Party Planning

At this time of year, when people are frequently hosting parties and having guests, here are a few things I've learned over the years of parties and events we've hosted in our home. 

- A lot of people worry during a party whether or not each guest is having a good time.  I gave up worrying about this a long time ago.  One year, I looked around our home filled with wonderful friends, and was just overwhelmed at what fabulous friends God had blessed us with.  And the thought occured to me, "If someone doesn't have a good time at this party, it's their own fault, because we have really fun friends!"  That was a turning point for me.  I absolved myself of the responsibility and let each person own it themselves.  So complaints!

-Forget about creating a "perfect" party, and focus on creating memories for people.  You'll be happier, and everyone will love your party!  This is probably my best party planning tip.  It changes everything.

-Remember the little guests.  Remember to greet all the children at your party, offer to pour them a drink, ask them if they got enough to eat, point them towards the trampoline, have some crayons and paper handy, fill the candy jars, have a few foods that they'll remember (those would be gingerbread men at our party).

- Let your invitations set the tone for your party.  The wording on a Christmas party invitation should be joyous in tone!  Ours typically say something like, "Come!  Be of cheer!  Indulge your sweet tooth!"

- Serve a variety of beverages.  Even if it's a cold night, some people will want a cold drink.  Water should be available throughout the party.  People appreciate being able to choose the tea bag they want, so have a carafe of hot water available.  Coffee is a must.  I always have milk and sugar cubes available for coffee and tea drinkers.  (I use sugar cubes because they're fun, and occassionally little kids sneak a few...and that's a happy party memory for them!)  Don't forget stir sticks or spoons.  I avoid serving hot cocoa, because if it spills it's bad news for the carpet.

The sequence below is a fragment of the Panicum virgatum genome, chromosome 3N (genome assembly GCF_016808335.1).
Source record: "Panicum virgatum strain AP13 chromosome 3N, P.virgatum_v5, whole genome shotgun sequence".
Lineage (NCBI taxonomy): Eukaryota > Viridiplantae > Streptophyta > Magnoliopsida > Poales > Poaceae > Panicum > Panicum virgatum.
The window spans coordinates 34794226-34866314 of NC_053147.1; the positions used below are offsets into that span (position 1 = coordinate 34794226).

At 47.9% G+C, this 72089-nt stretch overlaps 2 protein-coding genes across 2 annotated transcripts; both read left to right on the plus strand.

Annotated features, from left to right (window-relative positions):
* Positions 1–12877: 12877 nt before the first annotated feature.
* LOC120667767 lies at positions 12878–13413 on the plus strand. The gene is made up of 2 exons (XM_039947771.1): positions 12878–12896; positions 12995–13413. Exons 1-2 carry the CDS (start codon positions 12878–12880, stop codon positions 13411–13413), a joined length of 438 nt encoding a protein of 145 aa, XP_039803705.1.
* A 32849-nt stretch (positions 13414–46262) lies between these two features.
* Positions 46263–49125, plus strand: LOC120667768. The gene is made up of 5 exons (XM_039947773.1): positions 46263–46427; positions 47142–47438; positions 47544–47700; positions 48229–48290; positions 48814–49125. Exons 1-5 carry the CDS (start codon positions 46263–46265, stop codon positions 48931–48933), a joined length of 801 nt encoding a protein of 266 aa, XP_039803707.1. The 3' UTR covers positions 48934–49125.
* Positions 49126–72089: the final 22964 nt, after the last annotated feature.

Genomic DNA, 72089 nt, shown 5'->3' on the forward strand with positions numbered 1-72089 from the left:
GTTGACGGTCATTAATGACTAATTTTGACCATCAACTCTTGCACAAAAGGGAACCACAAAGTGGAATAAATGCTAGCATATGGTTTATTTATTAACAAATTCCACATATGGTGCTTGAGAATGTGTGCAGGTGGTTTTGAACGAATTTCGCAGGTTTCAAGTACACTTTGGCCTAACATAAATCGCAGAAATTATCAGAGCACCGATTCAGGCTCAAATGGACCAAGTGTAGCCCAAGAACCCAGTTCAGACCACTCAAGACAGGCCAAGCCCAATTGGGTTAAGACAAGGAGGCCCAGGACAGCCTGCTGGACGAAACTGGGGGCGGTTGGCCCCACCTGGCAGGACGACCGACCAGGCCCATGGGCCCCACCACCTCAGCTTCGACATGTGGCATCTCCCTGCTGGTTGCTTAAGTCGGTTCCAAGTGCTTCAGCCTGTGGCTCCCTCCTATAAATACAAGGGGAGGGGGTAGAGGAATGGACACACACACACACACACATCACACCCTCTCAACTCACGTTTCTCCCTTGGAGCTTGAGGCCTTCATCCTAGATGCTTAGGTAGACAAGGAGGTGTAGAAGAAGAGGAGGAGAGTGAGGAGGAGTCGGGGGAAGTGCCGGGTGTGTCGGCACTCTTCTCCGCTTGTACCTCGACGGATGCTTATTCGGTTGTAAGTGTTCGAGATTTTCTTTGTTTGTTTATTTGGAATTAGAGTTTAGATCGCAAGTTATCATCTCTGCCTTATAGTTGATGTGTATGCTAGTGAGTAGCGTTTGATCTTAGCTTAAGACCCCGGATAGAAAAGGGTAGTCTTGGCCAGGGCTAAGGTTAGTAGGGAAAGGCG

- Serve a variety of foods.  Even for our cookie party, I make sure there's something for people who like chocolate and those who don't, for nut lovers and people with nut allergies.

- Have fresh fruit available for people who would just like something fresh.  I'm always happy when people ask me if they can eat an apple at a party filled with cookies.  It tells me that they feel at home at our home, and that's a blessing!

- Appeal to all the senses.  When you're planning your party, ask yourself, "What will appeal to people's sense of taste?" (food, drink, candy)  "What will appeal to the sense of smell?" (simmering wassail, no wet dog smells, scented candles)  "What will appeal to the sense of sight?"  (everything clean and pretty)  "What will appeal to the sense of touch?" (warm hugs for a welcome and parting greeting)  "What will appeal to the sense of hearing?" (background music, singing)

- Lighting should be ambient.  Overhead lights on dimmers are wonderful!  (The key is to have the lights up enough to keep people awake, but low enough to be cozy.)  Lamps turned on.  Candles lit.

- A warm welcome starts at the front door (or before).  We hang a lantern with a candle from our mailbox at the street.  This year we set lanterns all along our front walk.  A pretty, seasonal wreath on the front door, potted plants on the front porch...all say "Welcome!  I've made a fuss for you because I love you!"

- Ask yourself, "What do I want people to remember about our party?" and plan your party to create those memories.  Then it's sure to be wonderful!


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